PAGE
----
Now we come on to the post long run nutrition. “My physio says” I need to eat a snack within 20 minutes of finishing a long run, and then a proper meal within two hours. At least if I run with my wolf I can pretend I’m snacking when I’m actually feeding the dog-bag (if I’m supposed to refuel, clearly she has to too). But it’s purgatory having to eat so soon. I’m exhausted. All I want to do is collapse in the bath (and not fall asleep). And not move. I’m nauseous and I have no energy to eat. BUT … I know have to eat to aid and accelerate recovery. It all makes sense. Ergo I have to do it. Mind over matter (I’m feeling a consolidated mind over matter post coming on). I can drink no problem. Just to clarify, fruit juice and water, not the old vino, as most of my mates might surmise.

I have found I can cope with a few nuts as a post-run snack. And I’ve just bought some apricots for the same purpose, which I’m sure will be fine.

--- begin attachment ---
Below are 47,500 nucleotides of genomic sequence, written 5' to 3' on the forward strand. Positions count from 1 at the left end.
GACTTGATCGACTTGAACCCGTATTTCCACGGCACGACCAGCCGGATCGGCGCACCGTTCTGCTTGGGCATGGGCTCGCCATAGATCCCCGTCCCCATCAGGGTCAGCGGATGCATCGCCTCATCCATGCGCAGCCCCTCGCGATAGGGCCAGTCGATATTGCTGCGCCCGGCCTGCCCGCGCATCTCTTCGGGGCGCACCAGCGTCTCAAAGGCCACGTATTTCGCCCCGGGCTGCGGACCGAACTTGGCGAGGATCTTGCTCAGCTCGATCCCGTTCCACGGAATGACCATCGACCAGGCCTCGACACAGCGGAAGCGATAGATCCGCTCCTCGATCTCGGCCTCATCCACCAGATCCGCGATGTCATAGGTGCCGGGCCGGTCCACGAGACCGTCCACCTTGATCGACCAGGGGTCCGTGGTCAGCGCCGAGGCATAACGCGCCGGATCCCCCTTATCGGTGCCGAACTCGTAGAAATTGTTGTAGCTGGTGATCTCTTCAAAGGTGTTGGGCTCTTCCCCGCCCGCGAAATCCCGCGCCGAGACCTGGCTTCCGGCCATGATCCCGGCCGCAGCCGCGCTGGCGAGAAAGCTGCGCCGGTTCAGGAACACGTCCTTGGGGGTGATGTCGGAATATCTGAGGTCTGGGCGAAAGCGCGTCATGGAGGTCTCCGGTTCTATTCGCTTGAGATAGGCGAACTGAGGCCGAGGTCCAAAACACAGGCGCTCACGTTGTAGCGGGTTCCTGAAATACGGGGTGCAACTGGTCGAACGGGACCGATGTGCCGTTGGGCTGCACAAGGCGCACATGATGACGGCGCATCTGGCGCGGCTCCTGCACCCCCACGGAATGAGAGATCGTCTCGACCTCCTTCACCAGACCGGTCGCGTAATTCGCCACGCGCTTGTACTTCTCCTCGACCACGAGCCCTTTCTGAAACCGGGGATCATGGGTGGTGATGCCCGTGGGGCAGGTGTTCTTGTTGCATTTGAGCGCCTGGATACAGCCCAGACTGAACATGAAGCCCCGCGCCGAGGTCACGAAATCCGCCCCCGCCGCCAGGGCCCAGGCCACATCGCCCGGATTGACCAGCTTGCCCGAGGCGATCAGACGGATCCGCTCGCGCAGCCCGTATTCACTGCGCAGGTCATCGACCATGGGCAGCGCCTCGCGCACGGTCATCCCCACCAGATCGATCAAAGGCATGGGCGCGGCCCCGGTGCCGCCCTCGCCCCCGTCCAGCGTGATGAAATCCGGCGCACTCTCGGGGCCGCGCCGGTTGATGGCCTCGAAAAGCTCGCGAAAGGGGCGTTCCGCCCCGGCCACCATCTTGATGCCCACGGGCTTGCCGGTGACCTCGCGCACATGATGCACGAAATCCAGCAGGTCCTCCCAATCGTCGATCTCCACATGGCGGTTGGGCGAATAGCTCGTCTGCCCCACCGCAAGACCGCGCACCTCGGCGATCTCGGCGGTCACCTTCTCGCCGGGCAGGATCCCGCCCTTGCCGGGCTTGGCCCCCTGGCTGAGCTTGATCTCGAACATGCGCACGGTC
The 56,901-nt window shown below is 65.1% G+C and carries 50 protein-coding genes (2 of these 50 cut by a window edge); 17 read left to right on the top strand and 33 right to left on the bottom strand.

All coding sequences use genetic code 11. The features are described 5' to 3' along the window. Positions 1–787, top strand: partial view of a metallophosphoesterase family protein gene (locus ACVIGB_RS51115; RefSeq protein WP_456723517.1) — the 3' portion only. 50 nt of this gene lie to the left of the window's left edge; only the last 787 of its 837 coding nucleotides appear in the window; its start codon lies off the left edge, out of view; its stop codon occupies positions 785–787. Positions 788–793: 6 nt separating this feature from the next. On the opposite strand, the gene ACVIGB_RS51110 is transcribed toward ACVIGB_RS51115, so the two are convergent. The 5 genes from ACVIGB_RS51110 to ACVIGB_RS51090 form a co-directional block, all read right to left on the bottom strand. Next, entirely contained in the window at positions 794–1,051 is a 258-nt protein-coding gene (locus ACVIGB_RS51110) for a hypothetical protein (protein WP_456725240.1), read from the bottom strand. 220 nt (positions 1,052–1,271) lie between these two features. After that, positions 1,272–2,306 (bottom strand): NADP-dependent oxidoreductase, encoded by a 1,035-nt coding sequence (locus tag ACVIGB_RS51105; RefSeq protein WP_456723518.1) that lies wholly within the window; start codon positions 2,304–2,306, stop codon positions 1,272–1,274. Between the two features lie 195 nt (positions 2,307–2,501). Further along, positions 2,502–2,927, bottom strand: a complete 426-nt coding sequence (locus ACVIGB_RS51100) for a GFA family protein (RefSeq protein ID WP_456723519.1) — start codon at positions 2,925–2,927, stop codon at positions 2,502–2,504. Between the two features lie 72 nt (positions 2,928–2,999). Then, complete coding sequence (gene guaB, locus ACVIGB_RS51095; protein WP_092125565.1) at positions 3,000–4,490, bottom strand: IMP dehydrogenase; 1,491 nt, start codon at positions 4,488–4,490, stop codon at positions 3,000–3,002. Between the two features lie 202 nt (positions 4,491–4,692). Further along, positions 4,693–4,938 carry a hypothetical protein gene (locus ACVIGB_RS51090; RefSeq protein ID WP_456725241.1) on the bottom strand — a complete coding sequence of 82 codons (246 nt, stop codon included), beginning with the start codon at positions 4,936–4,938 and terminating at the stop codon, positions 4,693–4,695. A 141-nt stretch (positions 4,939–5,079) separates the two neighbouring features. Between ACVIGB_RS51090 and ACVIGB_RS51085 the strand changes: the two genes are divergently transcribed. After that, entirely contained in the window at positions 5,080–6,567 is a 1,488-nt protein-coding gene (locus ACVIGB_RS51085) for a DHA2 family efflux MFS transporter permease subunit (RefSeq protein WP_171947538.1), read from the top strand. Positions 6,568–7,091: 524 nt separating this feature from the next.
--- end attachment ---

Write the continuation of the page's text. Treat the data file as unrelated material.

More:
I never thought I’d spend so much time thinking about food. What I should eat, what I should no longer eat. How much? When? What to eat on long run days, what to do after the long runs, how soon after and then what? Do I do my stretches first or eat first, or drink first?

It’s all been doing my head in a little bit (can you tell?), but probably only because I realise it is quite an important topic and one to which I need, and clearly want, to pay heed.

Big running really isn’t just about running is it? Ooh, there’s still such a big learning to be done. Core strength last time. Fuelling this time.  Ahhh, stretching may be to come in the near future. None of these are actually running.

If I knew then what I know now, would I have started on this journey? Well, it’s amazing what one can absorb and deal with on a drip, drip basis, even if the drips are quite fast, plump and frequent. My point of comparison is the MW. I’m sure that knowing everything that one has to go through at the beginning of that would deter quite a few people. Yet we climb aboard. I guess that’s the power of envisioning, or dreaming, or aspiring, or whatever you want to call it. You see the finish line and know there’ll likely be some hurdles, but you can only cross them when you get to them, even though you don’t know what they look like yet. Start with the end in mind, as Steven Covey says in his book “The seven habits of highly effective people”.  Oooh, a proper cultural reference!